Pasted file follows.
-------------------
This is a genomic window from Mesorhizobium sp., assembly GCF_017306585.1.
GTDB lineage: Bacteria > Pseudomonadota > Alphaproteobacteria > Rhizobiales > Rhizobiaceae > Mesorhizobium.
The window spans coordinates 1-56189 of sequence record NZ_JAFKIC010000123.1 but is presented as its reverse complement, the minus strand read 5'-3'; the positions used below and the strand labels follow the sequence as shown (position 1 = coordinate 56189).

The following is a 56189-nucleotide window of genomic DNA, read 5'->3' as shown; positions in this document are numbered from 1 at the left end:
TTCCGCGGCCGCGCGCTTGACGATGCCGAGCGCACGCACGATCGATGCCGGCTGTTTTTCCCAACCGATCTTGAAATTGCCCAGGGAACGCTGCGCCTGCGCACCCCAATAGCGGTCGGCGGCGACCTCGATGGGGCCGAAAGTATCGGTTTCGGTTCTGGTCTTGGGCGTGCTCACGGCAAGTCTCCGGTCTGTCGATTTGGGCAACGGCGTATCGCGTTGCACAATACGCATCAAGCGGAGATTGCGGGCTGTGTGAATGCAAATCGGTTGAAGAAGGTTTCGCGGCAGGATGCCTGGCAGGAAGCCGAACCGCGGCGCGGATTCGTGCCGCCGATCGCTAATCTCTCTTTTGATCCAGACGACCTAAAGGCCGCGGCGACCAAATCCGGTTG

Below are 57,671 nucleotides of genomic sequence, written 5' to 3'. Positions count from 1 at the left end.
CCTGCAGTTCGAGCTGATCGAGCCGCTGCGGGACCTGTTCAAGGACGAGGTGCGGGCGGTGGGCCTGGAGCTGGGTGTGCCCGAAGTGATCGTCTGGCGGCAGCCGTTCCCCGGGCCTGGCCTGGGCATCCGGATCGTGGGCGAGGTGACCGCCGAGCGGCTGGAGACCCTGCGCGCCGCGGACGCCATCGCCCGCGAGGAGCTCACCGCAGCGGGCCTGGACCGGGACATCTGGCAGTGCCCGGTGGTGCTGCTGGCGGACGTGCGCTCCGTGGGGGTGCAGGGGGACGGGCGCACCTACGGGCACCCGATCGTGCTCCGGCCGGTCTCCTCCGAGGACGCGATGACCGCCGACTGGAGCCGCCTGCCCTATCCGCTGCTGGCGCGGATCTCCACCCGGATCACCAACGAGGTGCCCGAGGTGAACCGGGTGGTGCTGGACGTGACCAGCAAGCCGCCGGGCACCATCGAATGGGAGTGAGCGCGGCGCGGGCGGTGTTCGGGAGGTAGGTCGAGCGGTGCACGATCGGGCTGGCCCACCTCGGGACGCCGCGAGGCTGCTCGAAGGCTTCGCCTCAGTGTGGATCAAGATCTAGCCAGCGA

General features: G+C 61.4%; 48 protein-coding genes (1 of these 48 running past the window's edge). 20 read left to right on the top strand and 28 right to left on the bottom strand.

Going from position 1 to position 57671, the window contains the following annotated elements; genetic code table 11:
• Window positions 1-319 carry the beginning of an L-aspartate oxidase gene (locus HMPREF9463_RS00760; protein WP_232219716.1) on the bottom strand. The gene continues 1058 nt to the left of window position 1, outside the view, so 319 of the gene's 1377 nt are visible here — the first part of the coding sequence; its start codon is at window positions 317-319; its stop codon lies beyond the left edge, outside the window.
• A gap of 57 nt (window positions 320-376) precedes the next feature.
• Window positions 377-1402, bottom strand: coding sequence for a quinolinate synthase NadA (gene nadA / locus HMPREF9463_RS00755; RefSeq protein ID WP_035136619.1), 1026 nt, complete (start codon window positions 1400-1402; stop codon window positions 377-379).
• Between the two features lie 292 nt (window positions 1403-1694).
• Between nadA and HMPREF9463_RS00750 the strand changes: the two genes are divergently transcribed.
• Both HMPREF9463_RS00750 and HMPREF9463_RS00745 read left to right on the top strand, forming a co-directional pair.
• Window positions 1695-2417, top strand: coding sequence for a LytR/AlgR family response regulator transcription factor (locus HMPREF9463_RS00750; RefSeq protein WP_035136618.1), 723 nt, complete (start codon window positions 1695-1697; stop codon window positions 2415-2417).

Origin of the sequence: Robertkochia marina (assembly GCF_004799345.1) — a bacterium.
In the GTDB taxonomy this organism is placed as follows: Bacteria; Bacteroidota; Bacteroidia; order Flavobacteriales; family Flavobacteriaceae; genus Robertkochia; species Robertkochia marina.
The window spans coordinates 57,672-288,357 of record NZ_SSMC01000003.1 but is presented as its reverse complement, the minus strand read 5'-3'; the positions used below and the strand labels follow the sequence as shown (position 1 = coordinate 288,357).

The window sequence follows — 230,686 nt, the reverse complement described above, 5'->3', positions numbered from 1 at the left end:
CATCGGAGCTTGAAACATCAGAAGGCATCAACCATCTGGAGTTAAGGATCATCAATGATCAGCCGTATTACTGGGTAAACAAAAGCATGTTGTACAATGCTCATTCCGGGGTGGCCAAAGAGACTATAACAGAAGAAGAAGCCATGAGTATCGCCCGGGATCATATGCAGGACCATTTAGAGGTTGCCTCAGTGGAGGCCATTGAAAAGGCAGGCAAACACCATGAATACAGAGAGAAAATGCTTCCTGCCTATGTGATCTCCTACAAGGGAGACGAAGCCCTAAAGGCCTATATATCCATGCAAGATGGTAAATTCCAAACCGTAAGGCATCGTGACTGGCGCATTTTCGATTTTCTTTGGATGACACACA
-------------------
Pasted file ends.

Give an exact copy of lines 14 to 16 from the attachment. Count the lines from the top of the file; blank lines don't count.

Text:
• Between nadA and HMPREF9463_RS00750 the strand changes: the two genes are divergently transcribed.
• Both HMPREF9463_RS00750 and HMPREF9463_RS00745 read left to right on the top strand, forming a co-directional pair.
• Window positions 1695-2417, top strand: coding sequence for a LytR/AlgR family response regulator transcription factor (locus HMPREF9463_RS00750; RefSeq protein WP_035136618.1), 723 nt, complete (start codon window positions 1695-1697; stop codon window positions 2415-2417).